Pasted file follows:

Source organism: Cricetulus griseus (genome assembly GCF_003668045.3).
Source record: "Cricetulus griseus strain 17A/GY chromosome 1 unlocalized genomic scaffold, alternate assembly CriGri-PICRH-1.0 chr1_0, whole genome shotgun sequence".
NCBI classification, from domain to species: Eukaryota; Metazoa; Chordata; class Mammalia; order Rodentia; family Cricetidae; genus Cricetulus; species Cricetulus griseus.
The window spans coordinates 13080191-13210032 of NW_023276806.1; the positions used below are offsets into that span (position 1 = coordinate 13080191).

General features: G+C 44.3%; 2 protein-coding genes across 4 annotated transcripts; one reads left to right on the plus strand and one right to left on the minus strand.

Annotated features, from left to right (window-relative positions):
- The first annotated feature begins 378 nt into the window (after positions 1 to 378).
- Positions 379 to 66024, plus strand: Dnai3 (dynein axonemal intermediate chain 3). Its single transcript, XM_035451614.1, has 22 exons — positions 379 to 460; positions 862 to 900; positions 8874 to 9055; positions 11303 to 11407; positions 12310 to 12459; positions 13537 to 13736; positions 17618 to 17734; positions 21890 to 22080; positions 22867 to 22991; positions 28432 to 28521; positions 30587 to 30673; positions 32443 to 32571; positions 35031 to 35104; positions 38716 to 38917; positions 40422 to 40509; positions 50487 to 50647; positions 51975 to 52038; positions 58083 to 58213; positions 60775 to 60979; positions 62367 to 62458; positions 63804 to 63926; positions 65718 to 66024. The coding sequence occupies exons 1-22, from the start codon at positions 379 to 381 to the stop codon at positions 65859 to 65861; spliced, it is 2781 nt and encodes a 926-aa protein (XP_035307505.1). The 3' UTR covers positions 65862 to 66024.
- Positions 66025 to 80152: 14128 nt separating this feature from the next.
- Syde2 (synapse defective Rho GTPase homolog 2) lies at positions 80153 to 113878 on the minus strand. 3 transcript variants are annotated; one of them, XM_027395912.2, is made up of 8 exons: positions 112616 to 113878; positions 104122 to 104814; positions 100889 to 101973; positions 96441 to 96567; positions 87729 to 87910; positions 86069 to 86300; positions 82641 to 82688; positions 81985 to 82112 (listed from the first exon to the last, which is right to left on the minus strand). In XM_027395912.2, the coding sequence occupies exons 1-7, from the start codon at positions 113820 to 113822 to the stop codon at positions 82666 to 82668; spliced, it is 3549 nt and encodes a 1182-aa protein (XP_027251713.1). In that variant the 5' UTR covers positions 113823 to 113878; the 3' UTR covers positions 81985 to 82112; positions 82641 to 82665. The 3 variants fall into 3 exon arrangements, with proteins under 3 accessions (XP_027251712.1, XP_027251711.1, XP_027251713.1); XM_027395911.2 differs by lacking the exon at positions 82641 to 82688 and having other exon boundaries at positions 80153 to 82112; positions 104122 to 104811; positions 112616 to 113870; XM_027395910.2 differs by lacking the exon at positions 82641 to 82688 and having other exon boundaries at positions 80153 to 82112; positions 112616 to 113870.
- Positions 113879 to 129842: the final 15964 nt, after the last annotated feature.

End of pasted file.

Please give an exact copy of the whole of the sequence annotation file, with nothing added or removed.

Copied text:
Source organism: Cricetulus griseus (genome assembly GCF_003668045.3).
Source record: "Cricetulus griseus strain 17A/GY chromosome 1 unlocalized genomic scaffold, alternate assembly CriGri-PICRH-1.0 chr1_0, whole genome shotgun sequence".
NCBI classification, from domain to species: Eukaryota; Metazoa; Chordata; class Mammalia; order Rodentia; family Cricetidae; genus Cricetulus; species Cricetulus griseus.
The window spans coordinates 13080191-13210032 of NW_023276806.1; the positions used below are offsets into that span (position 1 = coordinate 13080191).

General features: G+C 44.3%; 2 protein-coding genes across 4 annotated transcripts; one reads left to right on the plus strand and one right to left on the minus strand.

Annotated features, from left to right (window-relative positions):
- The first annotated feature begins 378 nt into the window (after positions 1 to 378).
- Positions 379 to 66024, plus strand: Dnai3 (dynein axonemal intermediate chain 3). Its single transcript, XM_035451614.1, has 22 exons — positions 379 to 460; positions 862 to 900; positions 8874 to 9055; positions 11303 to 11407; positions 12310 to 12459; positions 13537 to 13736; positions 17618 to 17734; positions 21890 to 22080; positions 22867 to 22991; positions 28432 to 28521; positions 30587 to 30673; positions 32443 to 32571; positions 35031 to 35104; positions 38716 to 38917; positions 40422 to 40509; positions 50487 to 50647; positions 51975 to 52038; positions 58083 to 58213; positions 60775 to 60979; positions 62367 to 62458; positions 63804 to 63926; positions 65718 to 66024. The coding sequence occupies exons 1-22, from the start codon at positions 379 to 381 to the stop codon at positions 65859 to 65861; spliced, it is 2781 nt and encodes a 926-aa protein (XP_035307505.1). The 3' UTR covers positions 65862 to 66024.
- Positions 66025 to 80152: 14128 nt separating this feature from the next.
- Syde2 (synapse defective Rho GTPase homolog 2) lies at positions 80153 to 113878 on the minus strand. 3 transcript variants are annotated; one of them, XM_027395912.2, is made up of 8 exons: positions 112616 to 113878; positions 104122 to 104814; positions 100889 to 101973; positions 96441 to 96567; positions 87729 to 87910; positions 86069 to 86300; positions 82641 to 82688; positions 81985 to 82112 (listed from the first exon to the last, which is right to left on the minus strand). In XM_027395912.2, the coding sequence occupies exons 1-7, from the start codon at positions 113820 to 113822 to the stop codon at positions 82666 to 82668; spliced, it is 3549 nt and encodes a 1182-aa protein (XP_027251713.1). In that variant the 5' UTR covers positions 113823 to 113878; the 3' UTR covers positions 81985 to 82112; positions 82641 to 82665. The 3 variants fall into 3 exon arrangements, with proteins under 3 accessions (XP_027251712.1, XP_027251711.1, XP_027251713.1); XM_027395911.2 differs by lacking the exon at positions 82641 to 82688 and having other exon boundaries at positions 80153 to 82112; positions 104122 to 104811; positions 112616 to 113870; XM_027395910.2 differs by lacking the exon at positions 82641 to 82688 and having other exon boundaries at positions 80153 to 82112; positions 112616 to 113870.
- Positions 113879 to 129842: the final 15964 nt, after the last annotated feature.